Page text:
The GCVCC Legislative Advocacy Committee has taken a position of opposition to California Proposition 23. The Proposition would require a physician on-site at dialysis clinics and consent from the state for a clinic to close. The Chamber believes as written the measure would significantly increase the cost of health care and reduce care options for patients in need of this critical service.
Appearing as Proposition 23 on the November 3, 2020 ballot, The Protect the Lives of Dialysis Patients Act mandates that each of the roughly 600 dialysis clinics in California have a physician on the premises during all operating hours, in a non-caregiving role.
The CalChamber Board of Directors based its decision to oppose the measure on the fact that, if passed, Proposition 23 would drive up the cost of health care and reduce care options for sick patients.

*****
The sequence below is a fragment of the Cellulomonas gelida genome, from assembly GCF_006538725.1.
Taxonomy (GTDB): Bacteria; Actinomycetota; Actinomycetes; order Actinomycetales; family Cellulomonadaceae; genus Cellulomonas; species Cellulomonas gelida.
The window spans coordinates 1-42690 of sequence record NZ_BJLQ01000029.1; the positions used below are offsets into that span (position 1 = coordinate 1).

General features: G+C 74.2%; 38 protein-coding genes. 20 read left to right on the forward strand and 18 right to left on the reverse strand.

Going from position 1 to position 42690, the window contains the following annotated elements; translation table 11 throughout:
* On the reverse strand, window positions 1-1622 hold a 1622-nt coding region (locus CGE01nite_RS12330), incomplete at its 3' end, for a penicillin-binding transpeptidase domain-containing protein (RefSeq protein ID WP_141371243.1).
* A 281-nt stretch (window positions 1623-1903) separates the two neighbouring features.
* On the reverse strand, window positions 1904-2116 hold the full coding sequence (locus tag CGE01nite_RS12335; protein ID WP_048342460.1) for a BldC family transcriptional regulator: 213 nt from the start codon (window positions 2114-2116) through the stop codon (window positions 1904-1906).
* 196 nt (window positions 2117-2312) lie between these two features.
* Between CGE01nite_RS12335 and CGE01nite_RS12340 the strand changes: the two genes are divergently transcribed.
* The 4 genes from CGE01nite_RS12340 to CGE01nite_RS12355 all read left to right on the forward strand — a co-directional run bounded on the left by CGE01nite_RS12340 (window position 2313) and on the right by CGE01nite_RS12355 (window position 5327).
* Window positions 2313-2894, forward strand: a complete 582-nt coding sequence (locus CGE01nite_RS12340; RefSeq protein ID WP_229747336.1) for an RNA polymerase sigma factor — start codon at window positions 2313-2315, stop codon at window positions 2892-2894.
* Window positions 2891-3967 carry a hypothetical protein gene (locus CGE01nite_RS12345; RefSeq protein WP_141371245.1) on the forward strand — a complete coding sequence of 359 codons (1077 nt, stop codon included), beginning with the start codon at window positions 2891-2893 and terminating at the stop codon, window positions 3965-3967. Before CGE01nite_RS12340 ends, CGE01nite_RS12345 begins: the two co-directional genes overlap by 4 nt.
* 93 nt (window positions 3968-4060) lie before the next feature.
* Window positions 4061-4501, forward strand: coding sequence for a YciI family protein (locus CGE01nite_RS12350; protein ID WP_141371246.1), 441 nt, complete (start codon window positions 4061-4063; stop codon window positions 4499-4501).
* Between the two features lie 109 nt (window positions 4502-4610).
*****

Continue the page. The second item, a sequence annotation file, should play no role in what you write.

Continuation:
A study by the Berkeley Research Group found the measure’s physician requirement would increase dialysis treatment costs by $320 million every year. According to the independent, nonpartisan Legislative Analyst, this provision would result in “Increased state and local health care costs…resulting from increased dialysis treatment costs.” These increased costs will be passed on to all Californians in the form of higher insurance premiums and higher taxes for government-sponsored health care.